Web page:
Brothers, if a man be overtaken in a fault, you which are spiritual, restore such an one in the spirit of meekness…
Let us begin this consideration with its proper beginning — the first detection — the first moment that constitutes what society knows as a criminal. The first detection may have followed on a trifling fault, or a mere inadvertence; but once past, the barrier is past with it — the badge is irremovably attached; the words "convicted criminal" are the strokes of a knell which tolls the man to his grave, be he scores of years from it: we are so determined to be in outward appearance separate from sinners, that we draw the line bold and dark which shall mark the distinction: there shall be no penumbra to that eclipse. Exiles and outcasts, whether their fault has been great or small, from the society of the virtuous or of the undetected — every influence is arrayed, many influences perhaps not unjustly arrayed, against their return to the place whence they have fallen. First of all, in speaking of this duty, let me say something of the spirit in which it is to be performed. "Restore such an one in the spirit of meekness — considering thyself, lest thou also be tempted." Surely this is the very opposite of the spirit of the world, of which we have been speaking. That spirit refuses to consider the possibility of ourselves being tempted: parades a challenge in the face of the world to question our own purity and inviolability, and declares that we are determined never to admit the hypothesis of our becoming like them. Well then, it is here as so often: I have to ask you to put on a spirit directly contrary to that which you find around you in the world: to sit at the feet of a far different Teacher, and learn of Him. We have spoken of Him who came to seek and to save that which was lost. And this is the very thing which we ask you to do likewise. Our blessed Lord spent His life and shed His blood, in devising means whereby His lost ones might be recovered to Him. And every follower of His — every one who is under the discipline of that great Reformatory which He has founded — is expected not to look only on his own things, but also on the things of others. These criminals are your brethren; your fellow-Christians by profession. And it is only His preventing and upholding grace, which keeps from falling any of us who thinketh he standeth in uprightness. Bearing their burdens, instead of disclaiming them and letting them sink under their weight; and so fulfilling the law of Christ. We may ask, what law? And the answer is very simple. There was one law in which our blessed Lord summed up His social and practical precepts; one, which peculiarly belongs to Him: "Whatsoever ye would that men should do unto you, even so do unto them." This is emphatically the law of Christ.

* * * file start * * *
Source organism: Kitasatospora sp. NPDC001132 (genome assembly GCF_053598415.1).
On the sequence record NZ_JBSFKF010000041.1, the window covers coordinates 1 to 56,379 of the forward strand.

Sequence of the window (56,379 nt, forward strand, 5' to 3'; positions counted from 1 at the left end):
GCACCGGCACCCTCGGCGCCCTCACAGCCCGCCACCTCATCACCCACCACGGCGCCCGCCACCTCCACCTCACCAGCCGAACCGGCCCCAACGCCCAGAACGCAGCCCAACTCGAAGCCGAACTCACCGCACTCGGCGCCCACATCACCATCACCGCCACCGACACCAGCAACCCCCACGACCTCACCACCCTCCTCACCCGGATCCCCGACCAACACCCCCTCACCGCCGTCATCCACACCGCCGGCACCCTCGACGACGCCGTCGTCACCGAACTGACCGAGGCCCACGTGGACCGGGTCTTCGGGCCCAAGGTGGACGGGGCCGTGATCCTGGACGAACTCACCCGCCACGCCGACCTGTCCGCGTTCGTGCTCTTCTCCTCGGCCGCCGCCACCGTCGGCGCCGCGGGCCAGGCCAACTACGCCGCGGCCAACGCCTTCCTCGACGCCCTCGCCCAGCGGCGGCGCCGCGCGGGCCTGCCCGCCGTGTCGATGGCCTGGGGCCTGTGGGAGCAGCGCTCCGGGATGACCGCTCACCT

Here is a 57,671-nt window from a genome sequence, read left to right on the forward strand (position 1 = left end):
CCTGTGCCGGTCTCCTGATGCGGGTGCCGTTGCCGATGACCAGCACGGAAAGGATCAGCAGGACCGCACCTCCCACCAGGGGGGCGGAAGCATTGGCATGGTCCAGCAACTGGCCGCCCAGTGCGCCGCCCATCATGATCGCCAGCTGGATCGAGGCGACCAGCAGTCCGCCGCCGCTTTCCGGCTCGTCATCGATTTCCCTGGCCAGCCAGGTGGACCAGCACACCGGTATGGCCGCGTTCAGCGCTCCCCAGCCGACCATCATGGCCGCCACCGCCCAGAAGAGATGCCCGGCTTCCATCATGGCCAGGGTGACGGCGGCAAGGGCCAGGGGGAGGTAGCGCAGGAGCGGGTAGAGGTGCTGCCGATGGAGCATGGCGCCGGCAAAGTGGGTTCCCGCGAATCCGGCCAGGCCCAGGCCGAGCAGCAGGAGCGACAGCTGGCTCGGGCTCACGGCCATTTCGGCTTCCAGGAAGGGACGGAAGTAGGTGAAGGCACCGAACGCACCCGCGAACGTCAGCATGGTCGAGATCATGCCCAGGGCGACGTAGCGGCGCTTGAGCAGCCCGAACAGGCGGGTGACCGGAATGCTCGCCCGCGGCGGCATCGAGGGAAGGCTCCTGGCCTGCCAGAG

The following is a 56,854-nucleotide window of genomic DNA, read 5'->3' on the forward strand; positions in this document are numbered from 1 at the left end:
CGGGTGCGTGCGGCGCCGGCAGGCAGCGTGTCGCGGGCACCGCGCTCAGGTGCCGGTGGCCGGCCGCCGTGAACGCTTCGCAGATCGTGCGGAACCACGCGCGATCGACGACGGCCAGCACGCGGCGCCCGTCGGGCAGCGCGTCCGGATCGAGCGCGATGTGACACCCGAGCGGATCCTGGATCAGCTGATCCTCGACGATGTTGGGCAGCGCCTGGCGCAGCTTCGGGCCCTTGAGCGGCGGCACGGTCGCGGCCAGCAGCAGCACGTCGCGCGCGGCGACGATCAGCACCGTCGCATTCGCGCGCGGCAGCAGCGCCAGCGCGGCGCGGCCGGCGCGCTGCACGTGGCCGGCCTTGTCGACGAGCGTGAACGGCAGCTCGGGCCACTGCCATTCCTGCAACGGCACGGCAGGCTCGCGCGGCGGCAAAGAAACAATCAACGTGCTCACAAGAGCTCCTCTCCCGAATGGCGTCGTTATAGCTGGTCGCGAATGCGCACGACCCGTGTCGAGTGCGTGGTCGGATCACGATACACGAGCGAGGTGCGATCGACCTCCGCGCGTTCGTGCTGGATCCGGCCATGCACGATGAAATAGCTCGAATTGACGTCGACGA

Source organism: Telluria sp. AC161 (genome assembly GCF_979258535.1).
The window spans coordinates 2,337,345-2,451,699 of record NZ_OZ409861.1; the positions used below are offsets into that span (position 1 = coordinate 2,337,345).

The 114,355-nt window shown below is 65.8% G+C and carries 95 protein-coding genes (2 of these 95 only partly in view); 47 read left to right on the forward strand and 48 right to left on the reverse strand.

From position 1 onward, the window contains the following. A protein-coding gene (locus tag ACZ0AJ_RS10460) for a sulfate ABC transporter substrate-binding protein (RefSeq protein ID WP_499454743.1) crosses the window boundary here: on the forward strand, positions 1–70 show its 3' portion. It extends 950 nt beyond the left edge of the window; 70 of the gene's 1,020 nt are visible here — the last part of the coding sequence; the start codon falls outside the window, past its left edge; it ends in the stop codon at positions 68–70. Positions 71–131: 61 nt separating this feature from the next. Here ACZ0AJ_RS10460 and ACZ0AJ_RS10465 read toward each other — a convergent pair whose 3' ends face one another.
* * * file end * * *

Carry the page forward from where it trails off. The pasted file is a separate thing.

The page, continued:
Parallel VersesKJV: Brethren, if a man be overtaken in a fault, ye which are spiritual, restore such an one in the spirit of meekness; considering thyself, lest thou also be tempted.